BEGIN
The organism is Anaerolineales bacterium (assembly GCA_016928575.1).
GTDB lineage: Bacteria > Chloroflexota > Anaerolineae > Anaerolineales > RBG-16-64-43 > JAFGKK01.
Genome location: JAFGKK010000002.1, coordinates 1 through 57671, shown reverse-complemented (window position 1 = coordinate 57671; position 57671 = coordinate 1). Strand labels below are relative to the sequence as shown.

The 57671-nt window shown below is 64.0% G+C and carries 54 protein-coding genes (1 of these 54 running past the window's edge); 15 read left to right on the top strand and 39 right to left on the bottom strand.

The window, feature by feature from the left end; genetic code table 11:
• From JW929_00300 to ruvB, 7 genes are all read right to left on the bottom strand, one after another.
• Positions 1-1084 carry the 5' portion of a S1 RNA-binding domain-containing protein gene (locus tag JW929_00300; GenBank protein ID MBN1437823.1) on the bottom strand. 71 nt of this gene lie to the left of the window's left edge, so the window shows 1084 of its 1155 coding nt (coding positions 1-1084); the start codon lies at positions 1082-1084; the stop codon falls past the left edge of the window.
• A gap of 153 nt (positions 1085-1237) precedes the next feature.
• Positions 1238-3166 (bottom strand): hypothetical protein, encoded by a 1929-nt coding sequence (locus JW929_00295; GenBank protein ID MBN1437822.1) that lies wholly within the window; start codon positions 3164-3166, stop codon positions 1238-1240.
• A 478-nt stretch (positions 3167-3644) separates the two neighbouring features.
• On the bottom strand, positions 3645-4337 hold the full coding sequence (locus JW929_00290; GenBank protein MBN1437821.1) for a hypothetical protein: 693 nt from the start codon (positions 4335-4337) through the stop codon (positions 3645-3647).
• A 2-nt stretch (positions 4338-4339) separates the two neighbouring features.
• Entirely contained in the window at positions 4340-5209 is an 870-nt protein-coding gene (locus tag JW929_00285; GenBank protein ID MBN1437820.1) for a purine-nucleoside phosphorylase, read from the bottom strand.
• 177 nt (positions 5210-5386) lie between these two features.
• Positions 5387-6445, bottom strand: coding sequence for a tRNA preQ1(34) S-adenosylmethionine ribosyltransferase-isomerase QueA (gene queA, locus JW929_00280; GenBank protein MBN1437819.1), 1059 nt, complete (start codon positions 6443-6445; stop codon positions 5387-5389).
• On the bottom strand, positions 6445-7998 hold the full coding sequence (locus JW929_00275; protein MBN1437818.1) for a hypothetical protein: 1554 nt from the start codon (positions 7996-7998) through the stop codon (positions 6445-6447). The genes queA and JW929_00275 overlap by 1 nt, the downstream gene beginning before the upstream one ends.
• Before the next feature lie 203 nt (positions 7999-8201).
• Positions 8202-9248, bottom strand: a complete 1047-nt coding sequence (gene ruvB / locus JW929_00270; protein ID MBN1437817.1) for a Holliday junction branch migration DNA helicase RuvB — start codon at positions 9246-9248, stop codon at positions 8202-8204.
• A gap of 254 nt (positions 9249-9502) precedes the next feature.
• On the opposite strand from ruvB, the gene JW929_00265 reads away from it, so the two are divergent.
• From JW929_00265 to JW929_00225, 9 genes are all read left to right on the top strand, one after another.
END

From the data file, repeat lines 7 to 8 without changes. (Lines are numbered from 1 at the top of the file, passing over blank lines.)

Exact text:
• Positions 1-1084 carry the 5' portion of a S1 RNA-binding domain-containing protein gene (locus tag JW929_00300; GenBank protein ID MBN1437823.1) on the bottom strand. 71 nt of this gene lie to the left of the window's left edge, so the window shows 1084 of its 1155 coding nt (coding positions 1-1084); the start codon lies at positions 1082-1084; the stop codon falls past the left edge of the window.
• A gap of 153 nt (positions 1085-1237) precedes the next feature.